Edge Lines would define the limits of the object like a slab, with the baseline like the slope line and the slope of the slab being the Parametric object's Y value (a flat slab being a Parametric Object on it's side.) A slab style could be defined from the edge lines of a Parametric Object, and conversely a Parametric object could be made from a slab object.
A wall could be converted into a Parametric object in the same way. The wall style would simply be nested in the parametric object's baseline.
Curved baselines and edge lines. Have the option to curve baselines with the radius in ortho (appearing as an arc in plan view) or true arc to the tangent lines (appearing as a partial ellipse in plan view).*
Parametric objects inside parametric objects. For instance a Parametric Object for a floor assembly with a parametric assembly for a stairwell penetrating it. Create layout lines where they intersect to insert objects at the transitions.
In addition to the linear baseline form of a parametric object, perhaps also primary shapes-based parametric tools like box, cylinder, cone, sphere, etc. with layout lines placed in coordinate values unique to those shapes. For instance a sphere's baseline might be it's equator and it's X-value its longitude and it's Y value a distance from the surface to the centroid.
As much of the editing should be done in screen as possible.
When two Parametric Objects within the same "cleanup group" touch, they would merge like walls.
Examples of Parametric Styles in Use.
For the most part, I envision the Parametric tool as a sort of place-holder for other objects to make assemblies. The Parametric object itself would be just a 3D array of lines and nodes with styles applied to each. Here's some examples:
A wall Parametric Style with a 2x4 Stud Wall Style at it's baseline, with Parametric Line Styles for studs, plates, headers, etc. Parametric Line Styles for walls with base molding, cornice molding, chair rails, etc. Parametric Node Styles for anchor bolts, holddowns, straps, etc.
Parametric Styles for cabinetry with multi-view blocks for door panels, slab styles for the counter tops, profile parametric line styles for the frames, slab styles for the end panels, etc.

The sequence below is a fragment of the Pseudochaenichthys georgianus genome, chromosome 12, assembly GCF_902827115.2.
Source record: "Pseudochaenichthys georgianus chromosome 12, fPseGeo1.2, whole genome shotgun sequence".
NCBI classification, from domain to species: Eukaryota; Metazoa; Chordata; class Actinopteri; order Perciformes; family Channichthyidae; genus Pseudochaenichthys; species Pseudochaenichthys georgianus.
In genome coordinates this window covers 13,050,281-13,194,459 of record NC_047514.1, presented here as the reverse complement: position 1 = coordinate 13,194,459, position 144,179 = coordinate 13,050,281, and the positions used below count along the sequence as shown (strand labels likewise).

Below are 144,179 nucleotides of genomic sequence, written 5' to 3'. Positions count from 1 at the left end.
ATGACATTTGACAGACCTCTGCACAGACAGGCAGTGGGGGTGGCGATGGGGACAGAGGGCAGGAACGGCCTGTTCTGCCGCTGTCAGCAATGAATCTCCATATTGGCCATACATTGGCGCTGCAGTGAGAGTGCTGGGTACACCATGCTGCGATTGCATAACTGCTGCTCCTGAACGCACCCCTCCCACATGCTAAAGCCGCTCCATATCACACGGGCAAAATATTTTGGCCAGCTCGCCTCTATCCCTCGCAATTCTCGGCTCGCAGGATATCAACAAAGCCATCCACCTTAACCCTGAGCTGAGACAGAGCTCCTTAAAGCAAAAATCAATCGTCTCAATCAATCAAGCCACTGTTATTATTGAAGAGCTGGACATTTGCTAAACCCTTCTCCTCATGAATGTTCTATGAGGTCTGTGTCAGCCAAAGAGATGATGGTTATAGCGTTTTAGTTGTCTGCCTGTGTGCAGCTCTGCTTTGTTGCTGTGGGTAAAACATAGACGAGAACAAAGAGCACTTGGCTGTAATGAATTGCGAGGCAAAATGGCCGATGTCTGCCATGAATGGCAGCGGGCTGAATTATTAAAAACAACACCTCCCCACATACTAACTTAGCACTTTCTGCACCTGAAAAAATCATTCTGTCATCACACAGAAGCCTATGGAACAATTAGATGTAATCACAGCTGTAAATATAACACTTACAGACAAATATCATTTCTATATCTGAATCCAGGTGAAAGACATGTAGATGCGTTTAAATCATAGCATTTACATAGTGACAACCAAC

Parametric Objects for site work such as a trash enclosure with a Parametric Line Style with a CMU wall style for the walls, a Parametric Panel Style with a slab for the surface, a Parametric Line Style for the curb, and a Parametric Line Style for a bumper curb. Parametric Line Styles for curbs, gutters, retaining walls, and and other site work elements.
Roof Slab Parametric Style with Parametric Line Styles for individual structural members, a panel style for the sheathing, a panel style for the roof cover, etc.
Parametric Style for steel roof decking with Parametric Line Styles of a sweep profile for a metal deck panel. Edge Parametric Line Styles could be pour stops.
A building shell Parametric Style with walls, floor slabs, roof slabs, windows, doors, columns, beams and decking. Design a parking garage or steel building shell style once, and modify the size and shape by simply stretching the edge lines around. Add floors to a multi-story building by simply stretching the the object's upper grips higher. All the floors would be added based on the the interval of the layout lines.
Toilet partitions with the toilet, grab bars, partitions and dispenser in one object. Stretch out the limits of the object to add additional stalls. Edit grips to change sizes of individual stalls.
Let's say I wanted to make a base cabinet Parametric Object.
1. Clck the Linear Parametric tool icon.
2. Pick beginning point, point 1, point 2, point 3, point n, end point.